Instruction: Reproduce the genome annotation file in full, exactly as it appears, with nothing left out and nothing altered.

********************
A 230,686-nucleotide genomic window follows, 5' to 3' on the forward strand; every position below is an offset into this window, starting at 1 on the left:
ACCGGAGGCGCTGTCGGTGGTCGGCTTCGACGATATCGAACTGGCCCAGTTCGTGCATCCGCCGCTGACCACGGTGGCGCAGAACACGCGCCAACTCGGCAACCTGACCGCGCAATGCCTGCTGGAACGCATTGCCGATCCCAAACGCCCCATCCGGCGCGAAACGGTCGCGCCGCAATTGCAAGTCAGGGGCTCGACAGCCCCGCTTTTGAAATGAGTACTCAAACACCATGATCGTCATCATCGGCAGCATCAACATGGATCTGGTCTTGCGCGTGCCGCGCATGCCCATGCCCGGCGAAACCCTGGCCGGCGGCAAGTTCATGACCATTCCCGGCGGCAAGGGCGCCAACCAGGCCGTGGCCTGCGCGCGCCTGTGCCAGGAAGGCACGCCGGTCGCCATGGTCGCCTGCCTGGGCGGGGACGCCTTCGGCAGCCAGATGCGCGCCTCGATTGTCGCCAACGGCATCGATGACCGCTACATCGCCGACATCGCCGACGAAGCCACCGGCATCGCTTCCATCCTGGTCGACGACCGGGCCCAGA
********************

A 230,686-nucleotide genomic window follows, 5' to 3' on the forward strand; every position below is an offset into this window, starting at 1 on the left:
ACCGGAGGCGCTGTCGGTGGTCGGCTTCGACGATATCGAACTGGCCCAGTTCGTGCATCCGCCGCTGACCACGGTGGCGCAGAACACGCGCCAACTCGGCAACCTGACCGCGCAATGCCTGCTGGAACGCATTGCCGATCCCAAACGCCCCATCCGGCGCGAAACGGTCGCGCCGCAATTGCAAGTCAGGGGCTCGACAGCCCCGCTTTTGAAATGAGTACTCAAACACCATGATCGTCATCATCGGCAGCATCAACATGGATCTGGTCTTGCGCGTGCCGCGCATGCCCATGCCCGGCGAAACCCTGGCCGGCGGCAAGTTCATGACCATTCCCGGCGGCAAGGGCGCCAACCAGGCCGTGGCCTGCGCGCGCCTGTGCCAGGAAGGCACGCCGGTCGCCATGGTCGCCTGCCTGGGCGGGGACGCCTTCGGCAGCCAGATGCGCGCCTCGATTGTCGCCAACGGCATCGATGACCGCTACATCGCCGACATCGCCGACGAAGCCACCGGCATCGCTTCCATCCTGGTCGACGACCGGGCCCAGA